When most divorcing parents think about custody, they think about the routine schedule: Will your children spend alternating weeks with each parent? Will one parent have primary custody while the other has “visitation” every other weekend? Is there a different option that would work better for your personal circumstances?
While these are indeed important questions, figuring out the routine schedule is just one aspect of developing a custody arrangement (or “parenting time plan”) during a divorce. There are numerous other considerations, as well, and failing to address these considerations during your divorce could lead to unnecessary, uncomfortable, and potentially-costly disputes with your former spouse down the line.
7 Special Considerations for Establishing Custody During a California Divorce
The following are seven examples of issues that California parents will typically need to consider when establishing child custody during their divorce:
While following a routine custody schedule during the holidays is one option, most parents prefer to make specific arrangements to ensure that they will be able to spend time with their children during special times of the year. This could mean assigning certain holidays to each parent, alternating individual holidays each year (i.e. one parent spends Thanksgiving with the children in 2019 and then the other parent “gets” Thanksgiving in 2020), or taking turns from one holiday to the next (i.e. one parent gets Memorial Day and then the other parent gets Independence Day).
Divorcing parents will typically find it advantageous to establish guidelines regarding vacation planning as well. For example, some parents will establish summer vacation windows that deviate from their standard week-to-week parenting schedule. Deciding when (and to what extent) one parent can have a say in the other parent’s vacation travel plans will often prove beneficial as well.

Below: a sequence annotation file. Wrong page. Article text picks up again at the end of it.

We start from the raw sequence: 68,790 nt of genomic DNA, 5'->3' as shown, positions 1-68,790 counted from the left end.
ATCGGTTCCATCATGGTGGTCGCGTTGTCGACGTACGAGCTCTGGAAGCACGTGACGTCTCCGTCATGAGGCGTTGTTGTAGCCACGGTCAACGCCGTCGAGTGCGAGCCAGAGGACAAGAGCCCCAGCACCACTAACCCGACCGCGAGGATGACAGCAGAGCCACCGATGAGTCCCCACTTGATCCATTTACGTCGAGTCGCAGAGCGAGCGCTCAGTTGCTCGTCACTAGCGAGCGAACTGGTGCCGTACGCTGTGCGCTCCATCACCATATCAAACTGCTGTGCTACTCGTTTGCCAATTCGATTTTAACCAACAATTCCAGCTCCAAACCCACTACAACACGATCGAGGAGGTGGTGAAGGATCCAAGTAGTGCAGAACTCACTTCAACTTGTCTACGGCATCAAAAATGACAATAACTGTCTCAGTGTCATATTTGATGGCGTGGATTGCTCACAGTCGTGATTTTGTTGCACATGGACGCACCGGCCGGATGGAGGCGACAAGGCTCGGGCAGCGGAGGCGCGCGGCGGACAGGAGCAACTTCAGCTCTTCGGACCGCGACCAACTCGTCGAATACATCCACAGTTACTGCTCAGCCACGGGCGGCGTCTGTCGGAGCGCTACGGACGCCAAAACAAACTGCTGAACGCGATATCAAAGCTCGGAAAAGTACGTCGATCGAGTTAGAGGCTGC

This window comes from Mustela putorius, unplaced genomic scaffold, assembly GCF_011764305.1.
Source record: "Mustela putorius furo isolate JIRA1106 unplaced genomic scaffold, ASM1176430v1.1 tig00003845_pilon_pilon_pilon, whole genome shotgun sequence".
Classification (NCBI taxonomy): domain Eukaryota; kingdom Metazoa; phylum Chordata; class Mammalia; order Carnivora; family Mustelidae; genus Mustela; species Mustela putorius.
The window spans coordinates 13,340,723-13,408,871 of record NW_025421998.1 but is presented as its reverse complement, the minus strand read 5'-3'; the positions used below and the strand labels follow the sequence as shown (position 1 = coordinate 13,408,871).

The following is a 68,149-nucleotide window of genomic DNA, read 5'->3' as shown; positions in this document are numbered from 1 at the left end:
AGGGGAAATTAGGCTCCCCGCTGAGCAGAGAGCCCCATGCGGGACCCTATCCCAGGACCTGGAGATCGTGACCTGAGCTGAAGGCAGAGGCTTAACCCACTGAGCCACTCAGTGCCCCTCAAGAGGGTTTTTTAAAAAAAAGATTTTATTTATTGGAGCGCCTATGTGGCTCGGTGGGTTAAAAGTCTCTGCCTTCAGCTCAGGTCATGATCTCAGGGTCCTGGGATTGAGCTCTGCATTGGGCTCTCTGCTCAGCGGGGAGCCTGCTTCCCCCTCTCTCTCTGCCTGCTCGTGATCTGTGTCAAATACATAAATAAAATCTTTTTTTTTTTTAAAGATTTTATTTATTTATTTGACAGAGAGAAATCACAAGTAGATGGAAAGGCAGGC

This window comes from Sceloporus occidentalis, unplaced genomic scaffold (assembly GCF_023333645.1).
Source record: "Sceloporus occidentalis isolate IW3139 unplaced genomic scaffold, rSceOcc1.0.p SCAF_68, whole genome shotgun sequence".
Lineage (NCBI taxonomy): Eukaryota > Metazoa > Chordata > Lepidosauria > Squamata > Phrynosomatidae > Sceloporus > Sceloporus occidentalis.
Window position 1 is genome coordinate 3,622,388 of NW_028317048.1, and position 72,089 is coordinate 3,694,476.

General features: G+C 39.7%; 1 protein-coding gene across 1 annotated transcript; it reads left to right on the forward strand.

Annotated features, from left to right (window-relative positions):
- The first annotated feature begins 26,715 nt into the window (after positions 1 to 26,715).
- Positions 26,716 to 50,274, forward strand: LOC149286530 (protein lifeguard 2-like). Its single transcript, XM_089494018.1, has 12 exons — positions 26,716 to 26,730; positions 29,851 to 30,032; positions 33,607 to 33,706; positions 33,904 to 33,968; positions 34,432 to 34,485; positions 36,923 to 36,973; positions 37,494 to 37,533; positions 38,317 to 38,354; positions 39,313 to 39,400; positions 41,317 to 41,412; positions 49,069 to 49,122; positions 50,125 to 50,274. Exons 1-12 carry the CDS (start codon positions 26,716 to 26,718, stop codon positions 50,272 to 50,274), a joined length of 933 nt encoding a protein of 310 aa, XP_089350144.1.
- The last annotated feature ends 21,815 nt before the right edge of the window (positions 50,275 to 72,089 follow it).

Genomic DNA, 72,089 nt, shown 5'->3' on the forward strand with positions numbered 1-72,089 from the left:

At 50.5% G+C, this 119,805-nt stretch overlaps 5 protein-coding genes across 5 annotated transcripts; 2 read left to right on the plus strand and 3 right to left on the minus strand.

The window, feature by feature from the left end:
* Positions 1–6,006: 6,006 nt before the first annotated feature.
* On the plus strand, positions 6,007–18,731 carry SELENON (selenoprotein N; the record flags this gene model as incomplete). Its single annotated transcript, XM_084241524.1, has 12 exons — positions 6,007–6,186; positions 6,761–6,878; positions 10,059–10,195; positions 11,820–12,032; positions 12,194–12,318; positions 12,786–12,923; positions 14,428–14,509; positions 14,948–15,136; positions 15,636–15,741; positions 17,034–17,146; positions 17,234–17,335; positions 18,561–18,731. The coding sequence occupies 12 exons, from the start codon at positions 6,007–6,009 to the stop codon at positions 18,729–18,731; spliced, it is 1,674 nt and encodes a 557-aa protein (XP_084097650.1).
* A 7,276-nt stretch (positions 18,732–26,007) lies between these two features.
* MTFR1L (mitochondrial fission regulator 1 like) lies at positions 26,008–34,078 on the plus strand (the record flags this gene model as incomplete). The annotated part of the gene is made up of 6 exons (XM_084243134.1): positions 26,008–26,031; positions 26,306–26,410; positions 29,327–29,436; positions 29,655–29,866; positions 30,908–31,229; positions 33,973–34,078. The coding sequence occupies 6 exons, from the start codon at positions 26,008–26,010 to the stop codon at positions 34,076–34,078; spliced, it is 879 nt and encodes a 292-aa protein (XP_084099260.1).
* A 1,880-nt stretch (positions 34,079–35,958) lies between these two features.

As a general rule, divorced parents with minor children will benefit from maintaining consistency regarding the children’s curfew. If one parent permits the children to stay up much later than the other, not only can this affect how the children view their time spent with each parent, but it can potentially affect the children’s development and behavior as well.
4. Cell Phones and Screen Time
Similar to curfew, establishing consistent rules regarding cell phones, screen time, and other similar types of issues will often be in the best interests of both parents. The parents can agree to continue enforcing the rules that they enforced prior to their divorce; and, if desired, they can establish guidelines for imposing new rules as their children age.
5. Pickups and Drop Offs
When establishing a parenting plan, in addition to addressing rules and scheduling, it is important to address some of the practicalities as well. One area where this can be of particular importance is pickups and drop offs. The parents should be clear as to who is responsible for transportation at each custody and visitation period; and, if necessary, the parents should also address transportation for school and extracurricular events.
6. Education, Activities and Healthcare Needs
Which parent will attend school functions? Who will make decisions regarding participation in extracurricular activities? What are the parents’ rights and obligations when a child has a doctor’s appointment or medical emergency? These are important practical considerations that also need to be addressed.
7. Parent Communications
Finally, as a general rule, divorced parents should avoid discussing scheduling conflicts and other potential issues in front of their children. While not always necessary, many parents will find it beneficial to establish guidelines for communicating with one another after their divorce.
Request a Consultation with a North County, San Diego Family Law Attorney
If you are a parent living in the North County, San Diego area and you are contemplating a divorce, we encourage you to contact us for more information. To request an appointment with family law attorney Richard M. Renkin, please call 619-299-7100 or inquire online today.